Business schools’ impact aspirations are a joke

Social impact, public purpose and responsible management are almost becoming the mantras of business schools worldwide. This is no longer the stuff of fringe dwelling radicals determined to instigate change from the margins. It is mainstream.

The Association to Advance Collegiate Schools of Business (AACSB), the largest international accrediting body of business schools, has the explicit strategic vision “to transform business education globally for positive societal impact”. Gone are the times when “greed is good” capitalism should dictate business school curriculum, we are told. These days, you can head to Yale to connect your MBA with environmental management or join the social impact initiatives at Harvard and Wharton. The University of Oxford’s Saïd Business School has a whole specialism in social impact education.

What does this all mean for the research that goes on in business schools? Earlier this year, I attended a conference in my field of management and organization studies. I was in a track focused on inequalities and organizations. Could there be a better place to look for real social impact than where academic research meets one of the most urgent global challenges?

But I was disappointed – albeit not surprised. As we presented papers on various dimensions of how economic and social inequality is perpetuated or can be addressed, one overwhelming theme was not discussed: how scholars can actually use and develop knowledge to contribute to addressing the scourge of inequality. What dominated the discussion instead was how the presenters could get their papers published in top-tier, preferably American, academic journals.

When I say dominated, publication strategies were not just a central theme of the discussion; it was as if the purpose of researching inequality had nothing at all to do with reducing inequality. The real resolve was to publish elite papers about inequality to advance one’s academic career and be a marketable labor commodity to the “best” business schools.

This event cemented my conviction that the real barrier to business school social impact is the research culture we have developed, especially over the past 20 years or so. This culture is obsessed with the publication and ranking systems that give deans bragging rights. In the Western world, it also fuels schools’ marketing collateral to attract lucrative international student revenues.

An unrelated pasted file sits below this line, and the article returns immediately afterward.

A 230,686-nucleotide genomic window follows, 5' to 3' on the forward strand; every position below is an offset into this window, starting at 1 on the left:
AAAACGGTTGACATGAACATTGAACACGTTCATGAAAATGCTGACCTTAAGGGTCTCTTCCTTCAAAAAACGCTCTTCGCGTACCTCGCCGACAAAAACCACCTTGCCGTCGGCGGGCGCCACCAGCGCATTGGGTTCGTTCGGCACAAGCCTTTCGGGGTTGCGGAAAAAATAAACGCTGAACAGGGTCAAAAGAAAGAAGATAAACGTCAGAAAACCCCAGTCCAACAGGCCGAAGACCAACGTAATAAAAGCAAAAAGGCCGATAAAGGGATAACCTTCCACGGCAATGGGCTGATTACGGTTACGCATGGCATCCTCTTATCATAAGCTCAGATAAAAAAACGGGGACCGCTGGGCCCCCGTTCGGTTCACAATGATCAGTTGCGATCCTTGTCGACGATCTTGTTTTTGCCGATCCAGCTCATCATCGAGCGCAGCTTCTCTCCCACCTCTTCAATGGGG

Our research has become so marketed that knowledge creation has been reduced to a process of exchange whose value is linked to university income generation and professorial salaries. There is impact, for sure, but the beneficiaries are business schools themselves and the pumped-up professors who have the networks and know-how to write articles that so-called top-tier journals will publish.

Business schools as a “force for good”? I don’t think so. Self-interest of the narrowest kind rules the roost. If business schools want to truly dedicate their purpose to social value and benefits to others, then a fundamental change is needed in research culture and practice.

Whether you hitch your wagon to the list of 50 journals used by the Financial Times to rank business schools, the list of 24 “leading business journals” published by the University of Texas at Dallas, or the Australian Business Dean’s Council “Journal Quality” list, you will get the same thing: an exclusionary approach to preserving the privilege of elite institutions of Western knowledge. These rankings dominate individual scholars’ performance objectives because they dominate tenure and promotion criteria. They are the data that feed into the systems that compare business school “quality” globally. They inform government audit regimes that claim to measure how “world-leading” our research is.

All of this has created and perpetuated a research culture in business schools worldwide that idolised elite journal publications to the point of fatal distraction. On the current trajectory, the end game is that we are only relevant to ourselves.

I am not saying that publication in academic journals vetted by the rigors of peer review is not important. Quite the contrary: this is the system, no matter how imperfect, that provides an indispensable check on the process of knowledge generation. But if social impact is what you want, journal publication elitism is not the end goal.

When I talk to people outside universities, they find what I am saying to be blindingly obvious, if not banal. Of course what really matters is the difference research makes or will make on the troubled world beyond the ivory tower. We should be embarrassed that, for all our rhetoric, we still can’t seem genuinely to get our heads around that.

Carl Rhodes is dean of the UTS Business School at the University of Technology Sydney.

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